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The Brief: Nov. 24, 2015

In the latest development in the standoff between the state government and Planned Parenthood over the future of its involvement in the Medicaid program, the women's health provider filed suit on Monday to stay in the program.

Planned Parenthood supporters rally outside the Texas Capitol on July 29. State health officials announced they want to kick Planned Parenthood out of the state Medicaid program, but the organization is still receiving funds to provide health care for about 13,500 low-income women a year.

The Big Conversation

In the latest development in the standoff between the state government and Planned Parenthood over the future of its involvement in the Medicaid program, the women's health provider filed suit on Monday to stay in the program.

The move by the state to cut the group off entirely from Medicaid dollars comes after a series of undercover videos were released earlier this year by an an anti-abortion group that showed Planned Parenthood officials discussing the donation of fetal tissue.

The Tribune's Alexa Ura and Edgar Walters wrote in their coverage of Monday's legal action, "The state’s move wouldn’t just end state funding for Planned Parenthood services like pregnancy tests, contraception and cancer screenings. It would also end the allocation of federal dollars to Planned Parenthood through Medicaid, the joint state-federal insurer of last resort that is administered by Texas. In 2015, Texas spent $310,000 of its own money on the women’s health organization while distributing $2.8 million in federal dollars.

"Republican state leaders have long worked to cut taxpayer funding from Planned Parenthood, which provides abortions at some of its Texas clinics — but none that receive state or federal dollars."

Ura and Walters note that Planned Parenthood affiliates in Louisiana, Alabama and Arkansas have all initiated legal action to keep access to Medicaid dollars and that federal health officials have previously warned Texas that kicking Planned Parenthood out of the Medicaid program could violate federal law.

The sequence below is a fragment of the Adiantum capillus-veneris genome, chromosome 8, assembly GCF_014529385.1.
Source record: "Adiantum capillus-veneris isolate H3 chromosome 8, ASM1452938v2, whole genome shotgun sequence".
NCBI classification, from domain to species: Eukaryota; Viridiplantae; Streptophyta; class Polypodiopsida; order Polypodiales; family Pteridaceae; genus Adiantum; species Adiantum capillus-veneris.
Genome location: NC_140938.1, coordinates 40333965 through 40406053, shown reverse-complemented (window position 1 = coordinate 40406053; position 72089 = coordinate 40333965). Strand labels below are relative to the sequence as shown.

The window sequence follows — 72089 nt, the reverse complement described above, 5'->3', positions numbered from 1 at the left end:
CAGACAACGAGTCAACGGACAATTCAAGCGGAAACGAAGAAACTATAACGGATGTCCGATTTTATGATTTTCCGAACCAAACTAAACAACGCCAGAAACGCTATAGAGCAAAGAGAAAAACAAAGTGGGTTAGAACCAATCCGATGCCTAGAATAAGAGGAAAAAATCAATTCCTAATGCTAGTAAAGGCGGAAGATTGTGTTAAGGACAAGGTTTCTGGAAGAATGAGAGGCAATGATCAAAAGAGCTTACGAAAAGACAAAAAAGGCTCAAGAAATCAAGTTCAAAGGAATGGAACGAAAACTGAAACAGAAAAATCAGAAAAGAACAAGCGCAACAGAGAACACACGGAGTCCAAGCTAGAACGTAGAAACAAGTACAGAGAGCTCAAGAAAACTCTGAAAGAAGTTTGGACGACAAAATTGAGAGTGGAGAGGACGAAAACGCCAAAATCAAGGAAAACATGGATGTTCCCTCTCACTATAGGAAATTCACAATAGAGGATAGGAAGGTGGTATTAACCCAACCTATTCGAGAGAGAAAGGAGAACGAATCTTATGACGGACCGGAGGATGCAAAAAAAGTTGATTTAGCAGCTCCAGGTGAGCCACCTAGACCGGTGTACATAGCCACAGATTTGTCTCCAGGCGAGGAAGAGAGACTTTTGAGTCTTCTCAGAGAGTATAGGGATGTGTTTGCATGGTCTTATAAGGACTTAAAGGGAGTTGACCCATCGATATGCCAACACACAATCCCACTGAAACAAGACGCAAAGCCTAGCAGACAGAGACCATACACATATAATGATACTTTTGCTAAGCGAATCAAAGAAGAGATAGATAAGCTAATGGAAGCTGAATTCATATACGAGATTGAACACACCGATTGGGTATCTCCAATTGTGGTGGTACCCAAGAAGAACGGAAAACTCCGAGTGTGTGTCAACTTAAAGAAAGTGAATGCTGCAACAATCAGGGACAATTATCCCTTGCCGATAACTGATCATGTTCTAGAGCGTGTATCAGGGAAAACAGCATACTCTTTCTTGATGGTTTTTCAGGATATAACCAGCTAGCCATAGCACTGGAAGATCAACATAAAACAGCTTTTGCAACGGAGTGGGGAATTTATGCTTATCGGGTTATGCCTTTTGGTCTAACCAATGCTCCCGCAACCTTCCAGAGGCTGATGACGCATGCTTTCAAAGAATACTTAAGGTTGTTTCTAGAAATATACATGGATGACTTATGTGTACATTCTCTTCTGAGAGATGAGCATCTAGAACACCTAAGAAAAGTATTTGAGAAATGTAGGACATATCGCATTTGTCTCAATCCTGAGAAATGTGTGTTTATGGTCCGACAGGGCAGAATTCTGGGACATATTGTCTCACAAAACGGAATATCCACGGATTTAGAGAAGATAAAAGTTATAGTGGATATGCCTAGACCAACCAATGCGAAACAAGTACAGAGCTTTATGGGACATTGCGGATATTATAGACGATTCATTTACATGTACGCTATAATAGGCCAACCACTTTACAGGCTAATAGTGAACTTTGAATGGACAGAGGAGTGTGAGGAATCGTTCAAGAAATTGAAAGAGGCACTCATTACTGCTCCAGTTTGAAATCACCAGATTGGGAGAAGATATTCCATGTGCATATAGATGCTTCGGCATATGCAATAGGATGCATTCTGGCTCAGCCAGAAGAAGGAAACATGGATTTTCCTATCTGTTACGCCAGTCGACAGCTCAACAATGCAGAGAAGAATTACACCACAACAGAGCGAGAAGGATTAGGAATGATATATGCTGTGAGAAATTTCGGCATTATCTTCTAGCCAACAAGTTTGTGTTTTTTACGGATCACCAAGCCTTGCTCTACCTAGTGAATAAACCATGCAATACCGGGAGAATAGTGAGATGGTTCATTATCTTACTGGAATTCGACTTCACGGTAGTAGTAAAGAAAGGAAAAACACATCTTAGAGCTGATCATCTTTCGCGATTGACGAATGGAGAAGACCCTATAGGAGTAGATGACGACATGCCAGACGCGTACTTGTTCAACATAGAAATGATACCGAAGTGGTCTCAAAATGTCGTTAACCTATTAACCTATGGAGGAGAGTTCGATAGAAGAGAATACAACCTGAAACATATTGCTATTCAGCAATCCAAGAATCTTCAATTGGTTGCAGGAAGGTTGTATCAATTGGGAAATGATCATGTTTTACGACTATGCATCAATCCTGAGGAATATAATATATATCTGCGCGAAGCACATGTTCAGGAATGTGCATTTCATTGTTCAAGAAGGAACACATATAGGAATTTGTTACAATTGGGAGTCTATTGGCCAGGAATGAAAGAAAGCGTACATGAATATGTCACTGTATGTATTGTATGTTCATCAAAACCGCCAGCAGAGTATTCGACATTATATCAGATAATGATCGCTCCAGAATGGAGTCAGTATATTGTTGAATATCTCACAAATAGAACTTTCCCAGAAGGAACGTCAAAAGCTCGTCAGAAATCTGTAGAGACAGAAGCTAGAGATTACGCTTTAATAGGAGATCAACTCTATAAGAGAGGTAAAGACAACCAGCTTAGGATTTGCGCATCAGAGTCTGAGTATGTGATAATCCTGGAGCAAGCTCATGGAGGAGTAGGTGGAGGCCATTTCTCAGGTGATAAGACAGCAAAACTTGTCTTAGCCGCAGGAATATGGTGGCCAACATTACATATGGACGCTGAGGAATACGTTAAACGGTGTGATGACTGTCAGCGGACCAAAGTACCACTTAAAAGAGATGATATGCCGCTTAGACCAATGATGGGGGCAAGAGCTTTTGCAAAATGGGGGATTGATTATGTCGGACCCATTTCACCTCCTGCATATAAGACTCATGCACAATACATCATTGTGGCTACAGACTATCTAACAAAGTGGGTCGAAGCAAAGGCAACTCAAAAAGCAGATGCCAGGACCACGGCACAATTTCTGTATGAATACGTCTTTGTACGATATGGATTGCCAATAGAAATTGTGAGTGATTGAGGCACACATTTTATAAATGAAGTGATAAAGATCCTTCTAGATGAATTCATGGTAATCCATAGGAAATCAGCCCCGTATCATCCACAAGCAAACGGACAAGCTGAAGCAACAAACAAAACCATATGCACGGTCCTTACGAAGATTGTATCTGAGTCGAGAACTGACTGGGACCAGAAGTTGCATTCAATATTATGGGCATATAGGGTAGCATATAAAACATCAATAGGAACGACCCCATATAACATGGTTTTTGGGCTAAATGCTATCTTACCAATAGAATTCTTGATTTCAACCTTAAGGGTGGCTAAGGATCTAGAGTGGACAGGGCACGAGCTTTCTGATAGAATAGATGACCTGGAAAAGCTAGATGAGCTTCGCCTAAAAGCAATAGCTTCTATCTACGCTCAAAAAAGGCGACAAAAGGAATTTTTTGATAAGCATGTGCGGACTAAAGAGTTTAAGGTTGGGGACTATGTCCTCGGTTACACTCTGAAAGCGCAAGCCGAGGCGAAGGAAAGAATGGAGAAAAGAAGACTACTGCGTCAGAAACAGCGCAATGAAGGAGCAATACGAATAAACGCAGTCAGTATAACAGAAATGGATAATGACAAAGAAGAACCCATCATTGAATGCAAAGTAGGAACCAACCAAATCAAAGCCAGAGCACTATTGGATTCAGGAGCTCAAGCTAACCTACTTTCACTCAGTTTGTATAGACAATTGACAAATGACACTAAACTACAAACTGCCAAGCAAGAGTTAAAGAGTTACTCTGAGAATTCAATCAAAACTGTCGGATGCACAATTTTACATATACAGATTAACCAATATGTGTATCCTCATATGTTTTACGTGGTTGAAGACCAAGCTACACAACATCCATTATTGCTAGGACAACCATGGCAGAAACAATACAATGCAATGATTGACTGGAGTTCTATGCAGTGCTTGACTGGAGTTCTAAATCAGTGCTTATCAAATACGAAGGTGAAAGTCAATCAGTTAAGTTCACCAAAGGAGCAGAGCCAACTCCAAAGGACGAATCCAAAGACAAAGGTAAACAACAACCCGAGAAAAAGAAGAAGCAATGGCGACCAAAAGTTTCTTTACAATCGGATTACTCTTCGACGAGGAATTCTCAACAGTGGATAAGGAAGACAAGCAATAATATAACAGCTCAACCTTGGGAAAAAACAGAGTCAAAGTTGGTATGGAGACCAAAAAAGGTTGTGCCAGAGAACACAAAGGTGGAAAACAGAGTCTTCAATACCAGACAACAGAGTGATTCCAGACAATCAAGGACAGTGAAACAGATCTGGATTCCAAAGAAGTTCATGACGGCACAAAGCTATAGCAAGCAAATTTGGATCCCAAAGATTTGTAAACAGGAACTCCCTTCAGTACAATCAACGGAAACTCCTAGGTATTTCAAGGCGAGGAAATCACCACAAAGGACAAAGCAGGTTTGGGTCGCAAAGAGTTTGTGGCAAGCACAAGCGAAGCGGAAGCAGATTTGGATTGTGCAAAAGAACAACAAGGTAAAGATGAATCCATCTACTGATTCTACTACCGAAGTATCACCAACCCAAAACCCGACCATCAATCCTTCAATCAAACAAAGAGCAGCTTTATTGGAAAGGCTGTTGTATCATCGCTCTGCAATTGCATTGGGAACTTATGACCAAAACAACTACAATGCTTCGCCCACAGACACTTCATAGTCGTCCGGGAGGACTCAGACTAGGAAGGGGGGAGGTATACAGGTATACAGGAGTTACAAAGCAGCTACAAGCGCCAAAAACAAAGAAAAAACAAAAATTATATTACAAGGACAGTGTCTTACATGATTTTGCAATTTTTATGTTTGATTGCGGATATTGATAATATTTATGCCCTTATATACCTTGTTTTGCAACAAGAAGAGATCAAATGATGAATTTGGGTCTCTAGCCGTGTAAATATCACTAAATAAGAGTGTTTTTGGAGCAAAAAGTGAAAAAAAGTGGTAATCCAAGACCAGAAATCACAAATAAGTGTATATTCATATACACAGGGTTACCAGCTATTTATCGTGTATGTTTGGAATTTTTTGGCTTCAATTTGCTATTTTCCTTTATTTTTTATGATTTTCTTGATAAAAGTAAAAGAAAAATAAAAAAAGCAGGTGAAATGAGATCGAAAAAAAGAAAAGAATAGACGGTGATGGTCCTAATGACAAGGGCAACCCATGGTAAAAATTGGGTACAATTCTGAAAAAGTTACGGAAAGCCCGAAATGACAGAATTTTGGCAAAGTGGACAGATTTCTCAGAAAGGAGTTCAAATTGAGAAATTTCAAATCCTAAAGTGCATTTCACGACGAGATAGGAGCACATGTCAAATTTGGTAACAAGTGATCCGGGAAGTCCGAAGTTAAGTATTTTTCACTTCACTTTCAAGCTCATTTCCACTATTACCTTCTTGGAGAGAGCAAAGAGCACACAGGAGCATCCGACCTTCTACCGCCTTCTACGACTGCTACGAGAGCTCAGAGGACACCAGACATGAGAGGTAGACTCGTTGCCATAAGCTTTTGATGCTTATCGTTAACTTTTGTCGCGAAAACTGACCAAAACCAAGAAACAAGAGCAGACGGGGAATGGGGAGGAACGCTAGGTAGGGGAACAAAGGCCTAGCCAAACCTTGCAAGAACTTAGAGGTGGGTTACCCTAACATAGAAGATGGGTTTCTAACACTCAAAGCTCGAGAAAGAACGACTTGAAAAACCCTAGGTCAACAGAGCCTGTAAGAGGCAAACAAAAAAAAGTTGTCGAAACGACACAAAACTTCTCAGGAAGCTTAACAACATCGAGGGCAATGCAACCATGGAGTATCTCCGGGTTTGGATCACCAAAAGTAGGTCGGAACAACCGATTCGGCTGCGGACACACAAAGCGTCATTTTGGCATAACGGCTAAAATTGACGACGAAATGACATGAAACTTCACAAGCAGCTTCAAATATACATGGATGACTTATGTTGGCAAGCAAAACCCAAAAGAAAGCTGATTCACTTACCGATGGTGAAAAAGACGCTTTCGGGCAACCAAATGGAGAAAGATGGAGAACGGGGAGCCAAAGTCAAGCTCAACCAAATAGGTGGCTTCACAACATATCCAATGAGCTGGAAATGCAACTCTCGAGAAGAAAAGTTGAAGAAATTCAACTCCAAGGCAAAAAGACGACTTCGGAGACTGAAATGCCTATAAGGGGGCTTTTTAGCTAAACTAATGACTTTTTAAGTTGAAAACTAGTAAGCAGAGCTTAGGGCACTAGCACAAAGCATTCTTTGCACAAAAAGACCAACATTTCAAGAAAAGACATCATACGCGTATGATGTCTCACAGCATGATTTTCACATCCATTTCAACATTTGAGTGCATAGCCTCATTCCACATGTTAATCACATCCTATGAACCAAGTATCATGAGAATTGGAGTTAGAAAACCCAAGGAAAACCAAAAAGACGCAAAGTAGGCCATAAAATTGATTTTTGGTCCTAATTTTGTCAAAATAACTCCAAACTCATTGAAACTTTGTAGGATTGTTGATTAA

Disclosure: Planned Parenthood was a corporate sponsor of The Texas Tribune in 2011. A complete list of Tribune donors and sponsors can be viewed here.

Trib Must Reads

Statewide Officeholders Staying Put in Austin, by Alana Rocha – Four of the five statewide elected officials eligible to move out of the capital city following the Nov. 3 passage of Proposition 3, which repealed the state capital residency requirement, said they'll continue to call Austin home. 

Judge: No "Emergency" to License Detention Centers, by Julián Aguilar – The state of Texas can't claim an emergency to quickly grant licenses to two private detention centers holding undocumented immigrant families for the federal government, a state district judge has ruled.

State Wants More Time for Immigration Appeal, by Julián Aguilar – The Texas Attorney General’s office is asking the U.S. Supreme Court for an extra 30 days to respond to the Obama Administration's appeal of lower court rulings that have blocked controversial changes in immigration enforcement.